Objectives: We reviewed the clinical outcomes of patients with early-stage epithelial ovarian cancer (EOC) who had undergone fertility-sparing surgery (FSS) to assess recurrence-free survival (RFS). Study design: After central pathological review and scanning of the medical records of multiple institutions, a total of 94 patients with stage I EOC (IA: 43 and IC: 51) treated with FSS were analyzed. IC substages were defined as follows: intraoperative spillage (IC1), preoperative capsule rupture or surface invasion (IC2), and positive cytology results (IC3). Results: The median age was 30.5 (13-40) years. The median follow-up time was 66.6 months. Fourteen patients (14.9%) showed carcinoma recurrence. Eleven (11.7%) patients died of the disease. The total 5-year RFS rate including all women who received FSS was 84.3%. There was no significant difference in RFS between patients with IC1 and those with stage IA (P = 0.9411). In contrast, the RFS rate of patients with IC2/3 was significantly poorer than in patients with stage IA (IA vs. IC2/3: P = 0.0487, IC1 vs. IC2/3: P = 0.0471). In further analyses according to each histological type and grade, the RFS rate of subjects with the mucinous type was the same as that of those with a clear-cell histology (P = 0.3350). There was a significant difference in RFS of patients with grade 1 (G1) and G2-3 (P = 0.0004). To eliminate selection bias from a number of clinicopathologic factors as thoroughly as possible, the age, FIGO stage, histological type, grade, and postoperative adjuvant chemotherapy were entered into multivariate RFS analyses. Cox multivariable analysis showed that the substage group and grade were independent prognostic factors for RFS. Conclusions: Confined to young women with intraoperative rupture, FSS may be proposed, if without tumor-associated dense adhesion. However, those with preoperative rupture, surface invasion, and positive cytology showed a greater risk of recurrence, suggesting that they are not recommended candidates. Although patients with G2-3 tumors showed a poorer prognosis than those with G1, the number of these subjects was so small that the current results should be reconfirmed in the next study.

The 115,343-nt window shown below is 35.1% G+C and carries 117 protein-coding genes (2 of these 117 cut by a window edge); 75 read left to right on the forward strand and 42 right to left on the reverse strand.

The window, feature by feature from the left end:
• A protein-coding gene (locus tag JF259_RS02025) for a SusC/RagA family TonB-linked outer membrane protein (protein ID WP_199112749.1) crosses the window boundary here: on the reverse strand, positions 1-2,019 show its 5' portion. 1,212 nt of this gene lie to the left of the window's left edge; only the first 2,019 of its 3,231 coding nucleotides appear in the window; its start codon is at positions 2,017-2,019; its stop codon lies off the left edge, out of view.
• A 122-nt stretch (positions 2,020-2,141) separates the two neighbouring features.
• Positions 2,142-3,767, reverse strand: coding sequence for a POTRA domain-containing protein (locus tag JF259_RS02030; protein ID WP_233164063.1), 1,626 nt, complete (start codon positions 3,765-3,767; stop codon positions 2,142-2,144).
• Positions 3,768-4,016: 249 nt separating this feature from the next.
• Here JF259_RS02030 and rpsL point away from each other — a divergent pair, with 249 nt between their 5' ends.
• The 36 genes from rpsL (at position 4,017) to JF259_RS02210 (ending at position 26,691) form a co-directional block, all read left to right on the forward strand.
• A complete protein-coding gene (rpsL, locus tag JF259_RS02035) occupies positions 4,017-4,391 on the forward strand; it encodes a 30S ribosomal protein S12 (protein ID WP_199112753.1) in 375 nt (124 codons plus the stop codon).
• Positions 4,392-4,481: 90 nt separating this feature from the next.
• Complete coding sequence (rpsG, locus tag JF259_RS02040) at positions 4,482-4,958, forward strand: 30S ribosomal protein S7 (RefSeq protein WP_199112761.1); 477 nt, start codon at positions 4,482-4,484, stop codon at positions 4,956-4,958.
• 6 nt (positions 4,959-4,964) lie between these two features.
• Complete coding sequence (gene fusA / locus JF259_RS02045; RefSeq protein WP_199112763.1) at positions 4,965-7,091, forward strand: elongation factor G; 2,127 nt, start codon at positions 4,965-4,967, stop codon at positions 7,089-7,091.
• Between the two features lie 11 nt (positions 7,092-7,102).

|Number of pages||6|
|Journal||European Journal of Obstetrics and Gynecology and Reproductive Biology|
|Publication status||Published - 04-2014|
All Science Journal Classification (ASJC) codes
- Reproductive Medicine
- Obstetrics and Gynaecology